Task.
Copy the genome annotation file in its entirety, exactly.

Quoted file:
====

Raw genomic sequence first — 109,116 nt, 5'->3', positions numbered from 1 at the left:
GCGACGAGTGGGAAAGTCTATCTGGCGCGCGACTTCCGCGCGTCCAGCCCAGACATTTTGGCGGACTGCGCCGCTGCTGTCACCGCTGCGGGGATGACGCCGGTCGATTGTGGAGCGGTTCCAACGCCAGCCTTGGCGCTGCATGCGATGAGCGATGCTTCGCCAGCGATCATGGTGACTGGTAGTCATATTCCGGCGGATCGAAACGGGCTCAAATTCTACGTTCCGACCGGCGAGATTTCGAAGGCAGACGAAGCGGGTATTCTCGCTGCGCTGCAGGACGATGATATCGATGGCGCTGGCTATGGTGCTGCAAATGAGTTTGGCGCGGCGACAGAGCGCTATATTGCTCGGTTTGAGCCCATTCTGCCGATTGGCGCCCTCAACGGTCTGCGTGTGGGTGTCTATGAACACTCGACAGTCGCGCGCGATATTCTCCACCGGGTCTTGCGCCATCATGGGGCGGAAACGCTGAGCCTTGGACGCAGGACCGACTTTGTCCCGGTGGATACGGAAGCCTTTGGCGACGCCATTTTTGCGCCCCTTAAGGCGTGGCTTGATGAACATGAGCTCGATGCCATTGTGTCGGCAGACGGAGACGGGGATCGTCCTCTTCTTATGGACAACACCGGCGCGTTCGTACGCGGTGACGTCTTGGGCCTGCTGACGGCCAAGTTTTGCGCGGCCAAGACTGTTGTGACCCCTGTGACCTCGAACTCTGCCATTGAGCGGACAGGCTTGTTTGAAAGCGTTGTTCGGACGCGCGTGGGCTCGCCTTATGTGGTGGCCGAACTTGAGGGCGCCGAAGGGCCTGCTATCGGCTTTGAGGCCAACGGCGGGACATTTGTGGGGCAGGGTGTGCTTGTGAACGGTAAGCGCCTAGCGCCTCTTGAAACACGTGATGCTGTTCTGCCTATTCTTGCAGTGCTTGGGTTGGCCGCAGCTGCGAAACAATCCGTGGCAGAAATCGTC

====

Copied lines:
Raw genomic sequence first — 109,116 nt, 5'->3', positions numbered from 1 at the left:
GCGACGAGTGGGAAAGTCTATCTGGCGCGCGACTTCCGCGCGTCCAGCCCAGACATTTTGGCGGACTGCGCCGCTGCTGTCACCGCTGCGGGGATGACGCCGGTCGATTGTGGAGCGGTTCCAACGCCAGCCTTGGCGCTGCATGCGATGAGCGATGCTTCGCCAGCGATCATGGTGACTGGTAGTCATATTCCGGCGGATCGAAACGGGCTCAAATTCTACGTTCCGACCGGCGAGATTTCGAAGGCAGACGAAGCGGGTATTCTCGCTGCGCTGCAGGACGATGATATCGATGGCGCTGGCTATGGTGCTGCAAATGAGTTTGGCGCGGCGACAGAGCGCTATATTGCTCGGTTTGAGCCCATTCTGCCGATTGGCGCCCTCAACGGTCTGCGTGTGGGTGTCTATGAACACTCGACAGTCGCGCGCGATATTCTCCACCGGGTCTTGCGCCATCATGGGGCGGAAACGCTGAGCCTTGGACGCAGGACCGACTTTGTCCCGGTGGATACGGAAGCCTTTGGCGACGCCATTTTTGCGCCCCTTAAGGCGTGGCTTGATGAACATGAGCTCGATGCCATTGTGTCGGCAGACGGAGACGGGGATCGTCCTCTTCTTATGGACAACACCGGCGCGTTCGTACGCGGTGACGTCTTGGGCCTGCTGACGGCCAAGTTTTGCGCGGCCAAGACTGTTGTGACCCCTGTGACCTCGAACTCTGCCATTGAGCGGACAGGCTTGTTTGAAAGCGTTGTTCGGACGCGCGTGGGCTCGCCTTATGTGGTGGCCGAACTTGAGGGCGCCGAAGGGCCTGCTATCGGCTTTGAGGCCAACGGCGGGACATTTGTGGGGCAGGGTGTGCTTGTGAACGGTAAGCGCCTAGCGCCTCTTGAAACACGTGATGCTGTTCTGCCTATTCTTGCAGTGCTTGGGTTGGCCGCAGCTGCGAAACAATCCGTGGCAGAAATCGTC